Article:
Issuu on Google+

Nearly two-thirds of people (59%) wouldn’t feel confident enough to try to save a life A quarter (24%) would do nothing and wait for an ambulance to arrive or hope that a Com passer-by knows first m lack on Caus aid. es of Chok of n First eedl ing Aid ess d Hear eath t not from b eatin Blee g ding Hear t att ack Bloc ked Airw ay

What can you do to tell if a person is breathing? - Cut a gap in their neck. - Chuck water over them. - Poke them. What would you do if your friend burnt their hand? - Cut it off. - Put sand on it. - Stick them in the freezer for one minute. These were genuine answers from a group of teens…

Beth Chesney-Evans, believes her son might be alive today if he had been given basic first aid. Guy Evans died in August 2008, when he was 17, after his motorcycle crashed near his home in Didcot, Oxfordshire. ‘Guy didn’t die because of a terrible head injury or massive internal bleeding. He had no injuries at all but died because his heart apparently stopped and he couldn’t breathe – and those are conditions that first aid is designed to deal with before the ambulance arrives.’


Think safety first, eliminate any possible dangers to yourself, before moving on to stage 2

Assess the situation. Are there any dangers? yes no

Assess the casualty. Is the casualty conscious? Does the casualty respond?

Treat the casualty and dial 999 or 112 for an

yes

ambulance if necessary no

Shout for help. Open the airway. Is the casualty breathing normally?

Check for severe bleeding before placing in the

yes

no

Dial 999 or 112 for an ambulance or send a helper to do it . If you are alone and your casualty has drowned or is an infant or child resuscitate them for 1 minute before leaving to call for an Ambulance.

Perform CPR

Three Letters that can restart someone’s heart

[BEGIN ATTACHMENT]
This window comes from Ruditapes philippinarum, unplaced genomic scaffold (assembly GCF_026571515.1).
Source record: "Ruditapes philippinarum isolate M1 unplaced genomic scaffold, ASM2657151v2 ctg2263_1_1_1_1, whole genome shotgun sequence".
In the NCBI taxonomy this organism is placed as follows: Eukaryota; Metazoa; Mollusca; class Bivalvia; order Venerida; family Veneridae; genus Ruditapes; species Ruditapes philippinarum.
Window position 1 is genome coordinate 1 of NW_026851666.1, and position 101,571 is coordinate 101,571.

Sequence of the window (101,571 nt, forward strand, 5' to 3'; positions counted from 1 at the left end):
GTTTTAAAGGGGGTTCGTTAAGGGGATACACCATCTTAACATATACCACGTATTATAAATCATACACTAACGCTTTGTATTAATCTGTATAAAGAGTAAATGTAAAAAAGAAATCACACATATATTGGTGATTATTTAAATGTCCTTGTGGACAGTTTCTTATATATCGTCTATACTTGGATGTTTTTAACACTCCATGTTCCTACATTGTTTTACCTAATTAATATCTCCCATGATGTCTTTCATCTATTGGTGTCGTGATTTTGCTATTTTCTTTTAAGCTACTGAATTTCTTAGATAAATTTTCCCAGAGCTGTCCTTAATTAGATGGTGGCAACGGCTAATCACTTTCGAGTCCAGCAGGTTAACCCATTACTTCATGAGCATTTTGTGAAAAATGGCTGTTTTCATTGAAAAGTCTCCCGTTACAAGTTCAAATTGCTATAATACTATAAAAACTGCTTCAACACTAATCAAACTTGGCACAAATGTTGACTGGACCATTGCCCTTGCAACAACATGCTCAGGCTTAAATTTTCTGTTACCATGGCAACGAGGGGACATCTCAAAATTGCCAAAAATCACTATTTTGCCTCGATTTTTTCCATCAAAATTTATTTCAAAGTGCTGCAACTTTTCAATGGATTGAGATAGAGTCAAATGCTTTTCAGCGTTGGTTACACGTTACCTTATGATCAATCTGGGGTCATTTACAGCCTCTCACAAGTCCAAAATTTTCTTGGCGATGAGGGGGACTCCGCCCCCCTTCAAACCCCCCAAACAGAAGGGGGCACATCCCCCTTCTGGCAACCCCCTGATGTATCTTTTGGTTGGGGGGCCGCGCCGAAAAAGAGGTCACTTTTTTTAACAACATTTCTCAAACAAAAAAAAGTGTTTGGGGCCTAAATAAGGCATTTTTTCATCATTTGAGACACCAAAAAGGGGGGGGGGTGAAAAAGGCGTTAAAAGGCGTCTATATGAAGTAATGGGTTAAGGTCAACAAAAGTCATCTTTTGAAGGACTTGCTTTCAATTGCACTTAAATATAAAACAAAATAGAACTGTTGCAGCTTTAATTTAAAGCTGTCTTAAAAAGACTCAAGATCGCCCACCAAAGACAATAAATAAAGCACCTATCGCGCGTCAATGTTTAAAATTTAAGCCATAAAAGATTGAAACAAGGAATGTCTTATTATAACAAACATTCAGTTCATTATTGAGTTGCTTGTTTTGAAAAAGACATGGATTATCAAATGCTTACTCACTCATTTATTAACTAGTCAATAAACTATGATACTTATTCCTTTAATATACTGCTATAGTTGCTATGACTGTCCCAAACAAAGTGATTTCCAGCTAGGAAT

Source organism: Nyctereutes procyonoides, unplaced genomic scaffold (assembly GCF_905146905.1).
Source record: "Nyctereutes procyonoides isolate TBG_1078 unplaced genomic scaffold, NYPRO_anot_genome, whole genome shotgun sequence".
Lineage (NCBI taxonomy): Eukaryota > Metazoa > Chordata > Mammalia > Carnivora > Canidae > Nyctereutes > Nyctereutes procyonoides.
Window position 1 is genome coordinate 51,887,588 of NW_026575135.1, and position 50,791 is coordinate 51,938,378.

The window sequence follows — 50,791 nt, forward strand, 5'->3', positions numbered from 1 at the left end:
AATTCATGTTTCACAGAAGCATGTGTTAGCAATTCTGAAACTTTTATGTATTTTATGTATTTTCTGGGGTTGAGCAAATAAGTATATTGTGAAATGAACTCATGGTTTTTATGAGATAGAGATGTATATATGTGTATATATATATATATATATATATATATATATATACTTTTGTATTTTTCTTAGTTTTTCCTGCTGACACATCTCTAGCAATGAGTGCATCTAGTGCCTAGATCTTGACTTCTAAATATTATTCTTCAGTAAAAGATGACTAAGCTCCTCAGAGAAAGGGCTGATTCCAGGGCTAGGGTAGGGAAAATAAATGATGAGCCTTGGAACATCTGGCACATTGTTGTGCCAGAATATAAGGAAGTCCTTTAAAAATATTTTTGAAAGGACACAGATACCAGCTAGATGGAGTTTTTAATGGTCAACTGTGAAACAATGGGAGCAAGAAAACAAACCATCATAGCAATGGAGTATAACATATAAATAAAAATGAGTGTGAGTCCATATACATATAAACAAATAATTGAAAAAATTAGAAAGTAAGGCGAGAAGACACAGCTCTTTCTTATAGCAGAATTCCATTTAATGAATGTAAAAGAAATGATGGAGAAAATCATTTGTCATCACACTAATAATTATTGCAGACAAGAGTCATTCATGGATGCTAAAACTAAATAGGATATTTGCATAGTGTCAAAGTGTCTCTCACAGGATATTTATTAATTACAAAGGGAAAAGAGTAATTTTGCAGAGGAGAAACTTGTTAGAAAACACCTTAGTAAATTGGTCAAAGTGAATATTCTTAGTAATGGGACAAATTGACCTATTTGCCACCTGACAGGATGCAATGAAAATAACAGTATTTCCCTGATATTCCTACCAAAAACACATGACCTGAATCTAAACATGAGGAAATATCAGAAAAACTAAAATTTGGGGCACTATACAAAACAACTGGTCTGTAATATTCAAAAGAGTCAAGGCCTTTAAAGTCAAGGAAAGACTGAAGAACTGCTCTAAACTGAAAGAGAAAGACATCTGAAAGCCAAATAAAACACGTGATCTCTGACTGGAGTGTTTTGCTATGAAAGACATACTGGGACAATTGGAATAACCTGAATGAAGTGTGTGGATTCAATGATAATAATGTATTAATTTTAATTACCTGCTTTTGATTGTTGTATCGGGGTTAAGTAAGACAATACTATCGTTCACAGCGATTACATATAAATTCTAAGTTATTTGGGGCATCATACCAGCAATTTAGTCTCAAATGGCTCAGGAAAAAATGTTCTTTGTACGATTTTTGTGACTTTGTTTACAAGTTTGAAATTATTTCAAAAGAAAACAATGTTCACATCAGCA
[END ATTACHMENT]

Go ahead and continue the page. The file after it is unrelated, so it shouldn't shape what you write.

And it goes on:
After following DR ABC if you find your casualty has no pulse you should start CPR (Cardiopulmonary resuscitation). It’s as simple as calling a CAB.

hest compressions using both hands.

In recent news, 9-yearold Tristan saved his sister's life after she fell into a pool and was pulled out not breathing. He snapped into action and revived her using CPR he learned from a movie on television.

Roughly 30 to a depth of 5-6cm at a rate if 100-120 compressions per minute irways need to be checked

reathing Give two rescue breaths then go back to the chest compressions


The recovery position is used to maintain an unconscious casualty, who is breathing, in a safe position that allows them to breath more easily.

152,000 people are affected by strokes everyday. For your brain to function, it needs a constant blood supply, which provides vital nutrients and oxygen to the brain cells. A stroke happens when the blood supply to part of the brain is cut off and brain cells are damaged or die.

Severe Wounds 1.

Apply direct pressure to the wound and elevate the wound above heart level

Minor Wounds 1.

Clean the wound using an antibacterial wipe

2.

Prevent shock by lying the casualty down with their legs raised

2.

Cover the wound with a sterile gauze

3.

3.

Elevate and support the injury above heart level

Apply an appropriate dressing to firmly control the bleeding and minimise the risk of infection

4.

Advise the casualty to visit their doctor if there is a high risk of infection

4.

If blood comes through the dressing apply another one on top

5.

Call 999


to fall and It is very easy e e despite th break a bon e human strength of th skeleton. tips to Here is a few Encourage the person to support the at the make sure th e ’t get wors injury with their hand, or use a cushbreak doesn ion or items of clothing to prevent icker! and heals qu unnecessary movement.